News Alerts, Sept. 8, 2013, Evening Edition, 4 New Articles, Real Estate +, Don’t Miss Them

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  1. The Rules: Single Family-Rental Investing

    The list of rules provided on the linked page is actually quite good.

    The profit potential in single family homes for investment has been a consistently good long-term investment. They offer investors the opportunity of high loan-to-value mortgages at fixed interest rates for 30 years on appreciating assets, tax advantages and reasonable control that other investments don’t offer.

    Last year, Warren Buffett said that if he had a way of buying a couple hundred thousand single-family homes, he would load up on them. Blackstone group L.P. (BX) has now purchased over 30,000 homes and American Homes 4 Rent (AMH) has more than 19,000 for rental purposes.

    Individual investors actually have an advantage over the institutional investor but if they are not familiar with rental real estate, some basic rules could be very helpful. …

    Read the source article … https://www.betterhomeowners.com/post.as px?id=aRER535R0E2t_F3U6qcDxw&A=%7BProfil e.Id%7D


  2. Huge Divergence Between the Velocity of Money and S&P Shows What Has Really Recovered During This Cycle (Part 1) Huge Divergence Between the Velocity of Money and S&P Shows What Has Really Recovered During This Cycle (Part 1)

    … proof that the Fed’s QE program and the so called “wealth effect” hasn’t done much for the real economy.

    The Fed money has gone into stocks, but the companies raise funds via stock sales. Granted, not all of the money has gone into new issues, but stock companies don’t always simply transfer the funds they raise via stock issues to higher salaries, bigger bonuses, and larger dividends. Many (far, far from enough) actually do the smart thing and plough the money into R&D and such.

    Read the source article … https://www.distressedvolatility.com/201 3/08/economic-charts-velocity-fedfunds-s px-base-depression.html


  3. The Employment Recovery EXPOSED: Full-Time vs. Part-Time and Temporary Jobs (Part 2) The Employment Recovery EXPOSED: Full-Time vs. Part-Time and Temporary Jobs (Part 2)

    We’ve been seeing posts around on the Internet suggesting that Obamacare is not responsible (at least yet) for the shift to part-time employment. Those posts tend to make sense. We’ve also, however, seen a post that suggests that people want part-time jobs.

    Well, of course people want part-time jobs when they are out of work and their unemployment benefits have run out. It is also true that a certain number of people want part-time work, period, that is, regardless of whether they could easily obtain full-time work.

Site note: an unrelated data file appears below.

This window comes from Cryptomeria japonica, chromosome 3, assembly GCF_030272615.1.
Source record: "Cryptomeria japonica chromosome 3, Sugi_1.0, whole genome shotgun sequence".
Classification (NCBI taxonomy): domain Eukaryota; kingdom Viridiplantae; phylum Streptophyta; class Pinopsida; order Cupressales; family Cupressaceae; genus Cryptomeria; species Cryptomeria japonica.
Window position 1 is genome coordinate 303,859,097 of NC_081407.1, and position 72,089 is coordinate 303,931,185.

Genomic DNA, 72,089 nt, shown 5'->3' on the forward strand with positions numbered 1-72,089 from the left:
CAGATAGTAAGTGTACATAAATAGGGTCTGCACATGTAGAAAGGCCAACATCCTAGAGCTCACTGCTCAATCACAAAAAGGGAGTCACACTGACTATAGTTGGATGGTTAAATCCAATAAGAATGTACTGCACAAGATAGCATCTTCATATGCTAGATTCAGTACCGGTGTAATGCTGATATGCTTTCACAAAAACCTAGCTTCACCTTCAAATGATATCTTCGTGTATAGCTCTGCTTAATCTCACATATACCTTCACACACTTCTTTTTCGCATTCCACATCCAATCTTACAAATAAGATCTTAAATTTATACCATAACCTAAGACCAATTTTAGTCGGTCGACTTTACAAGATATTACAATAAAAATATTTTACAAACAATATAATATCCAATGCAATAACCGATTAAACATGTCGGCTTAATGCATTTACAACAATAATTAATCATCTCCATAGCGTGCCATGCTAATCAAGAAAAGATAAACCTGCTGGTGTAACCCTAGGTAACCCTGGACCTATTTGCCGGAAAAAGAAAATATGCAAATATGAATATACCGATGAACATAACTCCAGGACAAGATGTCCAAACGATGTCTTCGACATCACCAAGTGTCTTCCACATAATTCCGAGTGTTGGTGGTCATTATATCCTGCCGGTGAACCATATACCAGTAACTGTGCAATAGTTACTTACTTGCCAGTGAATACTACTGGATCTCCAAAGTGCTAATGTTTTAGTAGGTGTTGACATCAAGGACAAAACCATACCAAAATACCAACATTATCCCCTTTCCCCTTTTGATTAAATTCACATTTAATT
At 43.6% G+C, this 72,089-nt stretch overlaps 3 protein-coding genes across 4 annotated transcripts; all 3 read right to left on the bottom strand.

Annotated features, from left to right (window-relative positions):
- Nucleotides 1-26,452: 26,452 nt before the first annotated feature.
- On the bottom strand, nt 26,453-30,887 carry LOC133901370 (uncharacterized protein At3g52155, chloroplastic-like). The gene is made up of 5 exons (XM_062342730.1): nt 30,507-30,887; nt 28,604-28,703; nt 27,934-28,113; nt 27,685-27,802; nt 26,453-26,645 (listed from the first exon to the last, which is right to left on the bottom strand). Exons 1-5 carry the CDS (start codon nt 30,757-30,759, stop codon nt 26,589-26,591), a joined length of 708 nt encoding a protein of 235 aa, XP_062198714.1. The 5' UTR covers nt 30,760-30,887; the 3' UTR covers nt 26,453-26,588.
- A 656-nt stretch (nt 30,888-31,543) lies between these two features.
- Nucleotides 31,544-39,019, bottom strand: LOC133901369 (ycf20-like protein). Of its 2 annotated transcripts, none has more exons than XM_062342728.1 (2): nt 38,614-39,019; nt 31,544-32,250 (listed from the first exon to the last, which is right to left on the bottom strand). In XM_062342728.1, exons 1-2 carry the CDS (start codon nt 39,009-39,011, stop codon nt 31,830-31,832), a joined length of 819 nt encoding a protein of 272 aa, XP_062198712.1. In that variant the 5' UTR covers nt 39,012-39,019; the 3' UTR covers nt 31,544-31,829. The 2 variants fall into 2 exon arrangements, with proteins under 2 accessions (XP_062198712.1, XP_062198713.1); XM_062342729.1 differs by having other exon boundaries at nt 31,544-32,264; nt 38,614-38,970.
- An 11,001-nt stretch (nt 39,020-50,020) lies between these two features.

It appears clear from the data, though, that the real reason there are so many part-time and temporary jobs now is not because of either Obamacare or that people would rather work part time than full time.

    This link is a Part II of the immediately preceding link we provided.

    … it is well known that the U.S. has a structural unemployment problem. I’m going to chart out the data so you can see the long-term trends visually. In the chart below, you can see that the number of full-time jobs recovered a bit since the great recession ended, but it’s still well below the 2007 high. On the other hand, the number of part-time jobs and temporary jobs both made new highs recently.

    Read the source article … https://www.distressedvolatility.com/201 3/09/full-time-jobs-part-time-and-tempor ary-analysis.html


  4. Services Set to Take Largest Share of GDP in Asia – Bloomberg

    One effect [of the service sector coming to dominate more and more] will be less emphasis among Asian governments on currency levels, which are key to export-based economies.

    “Interest rates will become more important than exchange rates,” said Chua Hak Bin, an economist at Bank of America Corp. in Singapore. “When an economy gets richer and the trade component becomes smaller — the likes of the U.S., Japan and even Australia — they don’t have a problem letting the currency slide and yet there is hardly an impact on inflation.”

    Asia is following the same path the U.S. took in the last century. At the end of World War II, service work accounted for 10 percent of U.S. non-farm employment, compared with 38 percent for manufacturing. Now, it represents four out of five jobs and contributes about 68 percent of the economy, according to government data.

    Higher salaries lead to increased spending and borrowing, with a growing number of people able to afford insurance policies or savings plans for the first time or invest in property, said Amit Arora, head of consumer banking at Standard Chartered Plc’s Vietnam unit in Ho Chi Minh City.

    In developed nation, however, low-paying service work pays less than low-paying manufacturing work. On balance, the loss of manufacturing jobs has not been good for wages. It has been good for the environment within the US but at an environmental cost globally.

    It’s been argued that the US should have retained its manufacturing base while boosting its environmental standards. What’s your view on that?

    Read the source article … https://www.bloomberg.com/news/2013-09-0 3/asia-services-set-to-exceed-manufactur ing-as-gdp-share.html

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